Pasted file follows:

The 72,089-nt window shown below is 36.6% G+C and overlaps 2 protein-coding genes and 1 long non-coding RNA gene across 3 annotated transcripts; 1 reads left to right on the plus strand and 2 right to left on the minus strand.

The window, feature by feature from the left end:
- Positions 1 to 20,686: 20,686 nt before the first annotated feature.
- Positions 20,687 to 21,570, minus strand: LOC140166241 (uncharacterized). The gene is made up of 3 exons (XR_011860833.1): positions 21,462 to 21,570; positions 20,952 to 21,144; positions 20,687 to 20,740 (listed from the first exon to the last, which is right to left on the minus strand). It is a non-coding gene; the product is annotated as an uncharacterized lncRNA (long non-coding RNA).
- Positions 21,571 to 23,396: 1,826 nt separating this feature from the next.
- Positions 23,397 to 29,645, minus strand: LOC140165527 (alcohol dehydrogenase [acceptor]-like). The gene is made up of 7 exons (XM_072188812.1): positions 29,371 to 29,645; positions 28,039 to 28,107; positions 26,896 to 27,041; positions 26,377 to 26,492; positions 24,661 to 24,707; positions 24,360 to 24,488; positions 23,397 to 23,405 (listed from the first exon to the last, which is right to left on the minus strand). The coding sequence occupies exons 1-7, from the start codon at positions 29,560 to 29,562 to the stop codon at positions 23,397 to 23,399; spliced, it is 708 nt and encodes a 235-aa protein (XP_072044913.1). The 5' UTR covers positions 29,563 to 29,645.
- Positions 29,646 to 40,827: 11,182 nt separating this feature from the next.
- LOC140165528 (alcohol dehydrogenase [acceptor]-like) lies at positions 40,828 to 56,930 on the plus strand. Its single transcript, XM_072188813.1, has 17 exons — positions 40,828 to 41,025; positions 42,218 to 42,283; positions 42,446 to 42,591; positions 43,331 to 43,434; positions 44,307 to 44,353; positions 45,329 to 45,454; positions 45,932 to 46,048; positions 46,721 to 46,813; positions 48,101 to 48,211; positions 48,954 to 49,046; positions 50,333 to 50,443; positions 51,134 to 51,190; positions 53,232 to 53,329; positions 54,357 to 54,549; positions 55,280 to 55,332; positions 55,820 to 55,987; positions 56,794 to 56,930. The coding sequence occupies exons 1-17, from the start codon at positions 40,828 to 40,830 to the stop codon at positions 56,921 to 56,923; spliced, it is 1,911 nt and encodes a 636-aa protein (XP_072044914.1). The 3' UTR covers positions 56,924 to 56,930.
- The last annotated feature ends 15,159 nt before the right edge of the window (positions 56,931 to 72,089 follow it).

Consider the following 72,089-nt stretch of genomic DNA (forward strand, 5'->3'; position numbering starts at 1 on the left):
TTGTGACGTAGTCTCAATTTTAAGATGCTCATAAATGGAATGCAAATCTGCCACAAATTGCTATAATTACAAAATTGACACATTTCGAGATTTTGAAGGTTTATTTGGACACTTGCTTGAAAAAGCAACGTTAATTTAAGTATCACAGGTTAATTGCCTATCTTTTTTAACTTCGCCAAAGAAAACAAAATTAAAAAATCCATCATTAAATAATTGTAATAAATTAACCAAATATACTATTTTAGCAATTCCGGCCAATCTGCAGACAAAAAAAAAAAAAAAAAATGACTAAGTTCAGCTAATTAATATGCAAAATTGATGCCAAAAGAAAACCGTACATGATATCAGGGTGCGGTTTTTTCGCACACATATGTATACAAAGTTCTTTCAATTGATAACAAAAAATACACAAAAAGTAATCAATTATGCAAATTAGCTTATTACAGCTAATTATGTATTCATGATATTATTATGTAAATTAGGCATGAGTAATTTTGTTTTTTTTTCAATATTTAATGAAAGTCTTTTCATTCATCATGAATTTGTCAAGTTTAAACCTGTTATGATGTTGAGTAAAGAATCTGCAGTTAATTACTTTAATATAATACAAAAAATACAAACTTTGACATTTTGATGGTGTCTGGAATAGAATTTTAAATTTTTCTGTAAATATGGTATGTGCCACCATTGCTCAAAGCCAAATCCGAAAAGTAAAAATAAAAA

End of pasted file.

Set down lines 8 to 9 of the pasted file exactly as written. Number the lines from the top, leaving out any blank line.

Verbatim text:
- LOC140165528 (alcohol dehydrogenase [acceptor]-like) lies at positions 40,828 to 56,930 on the plus strand. Its single transcript, XM_072188813.1, has 17 exons — positions 40,828 to 41,025; positions 42,218 to 42,283; positions 42,446 to 42,591; positions 43,331 to 43,434; positions 44,307 to 44,353; positions 45,329 to 45,454; positions 45,932 to 46,048; positions 46,721 to 46,813; positions 48,101 to 48,211; positions 48,954 to 49,046; positions 50,333 to 50,443; positions 51,134 to 51,190; positions 53,232 to 53,329; positions 54,357 to 54,549; positions 55,280 to 55,332; positions 55,820 to 55,987; positions 56,794 to 56,930. The coding sequence occupies exons 1-17, from the start codon at positions 40,828 to 40,830 to the stop codon at positions 56,921 to 56,923; spliced, it is 1,911 nt and encodes a 636-aa protein (XP_072044914.1). The 3' UTR covers positions 56,924 to 56,930.
- The last annotated feature ends 15,159 nt before the right edge of the window (positions 56,931 to 72,089 follow it).